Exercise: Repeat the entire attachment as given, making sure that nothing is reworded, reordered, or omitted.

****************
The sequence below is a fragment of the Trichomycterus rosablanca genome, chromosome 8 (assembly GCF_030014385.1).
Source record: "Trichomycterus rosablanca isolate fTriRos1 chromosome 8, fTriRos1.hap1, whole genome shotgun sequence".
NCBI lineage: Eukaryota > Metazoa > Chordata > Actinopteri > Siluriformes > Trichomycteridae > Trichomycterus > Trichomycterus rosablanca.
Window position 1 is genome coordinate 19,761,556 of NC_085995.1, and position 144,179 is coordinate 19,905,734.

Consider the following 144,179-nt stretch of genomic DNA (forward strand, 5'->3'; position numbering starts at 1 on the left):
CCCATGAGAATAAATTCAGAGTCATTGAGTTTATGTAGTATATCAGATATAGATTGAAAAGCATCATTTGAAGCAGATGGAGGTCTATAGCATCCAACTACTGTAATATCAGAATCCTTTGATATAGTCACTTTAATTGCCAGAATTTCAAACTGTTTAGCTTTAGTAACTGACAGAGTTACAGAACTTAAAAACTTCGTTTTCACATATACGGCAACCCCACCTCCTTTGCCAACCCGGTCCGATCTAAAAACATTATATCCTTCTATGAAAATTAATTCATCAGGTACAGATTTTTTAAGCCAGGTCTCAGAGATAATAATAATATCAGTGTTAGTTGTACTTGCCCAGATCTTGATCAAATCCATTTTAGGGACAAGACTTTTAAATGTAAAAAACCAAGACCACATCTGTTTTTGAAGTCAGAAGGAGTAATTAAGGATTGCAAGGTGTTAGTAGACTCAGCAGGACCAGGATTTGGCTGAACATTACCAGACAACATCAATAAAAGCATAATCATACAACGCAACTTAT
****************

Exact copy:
The sequence below is a fragment of the Trichomycterus rosablanca genome, chromosome 8 (assembly GCF_030014385.1).
Source record: "Trichomycterus rosablanca isolate fTriRos1 chromosome 8, fTriRos1.hap1, whole genome shotgun sequence".
NCBI lineage: Eukaryota > Metazoa > Chordata > Actinopteri > Siluriformes > Trichomycteridae > Trichomycterus > Trichomycterus rosablanca.
Window position 1 is genome coordinate 19,761,556 of NC_085995.1, and position 144,179 is coordinate 19,905,734.

Consider the following 144,179-nt stretch of genomic DNA (forward strand, 5'->3'; position numbering starts at 1 on the left):
CCCATGAGAATAAATTCAGAGTCATTGAGTTTATGTAGTATATCAGATATAGATTGAAAAGCATCATTTGAAGCAGATGGAGGTCTATAGCATCCAACTACTGTAATATCAGAATCCTTTGATATAGTCACTTTAATTGCCAGAATTTCAAACTGTTTAGCTTTAGTAACTGACAGAGTTACAGAACTTAAAAACTTCGTTTTCACATATACGGCAACCCCACCTCCTTTGCCAACCCGGTCCGATCTAAAAACATTATATCCTTCTATGAAAATTAATTCATCAGGTACAGATTTTTTAAGCCAGGTCTCAGAGATAATAATAATATCAGTGTTAGTTGTACTTGCCCAGATCTTGATCAAATCCATTTTAGGGACAAGACTTTTAAATGTAAAAAACCAAGACCACATCTGTTTTTGAAGTCAGAAGGAGTAATTAAGGATTGCAAGGTGTTAGTAGACTCAGCAGGACCAGGATTTGGCTGAACATTACCAGACAACATCAATAAAAGCATAATCATACAACGCAACTTAT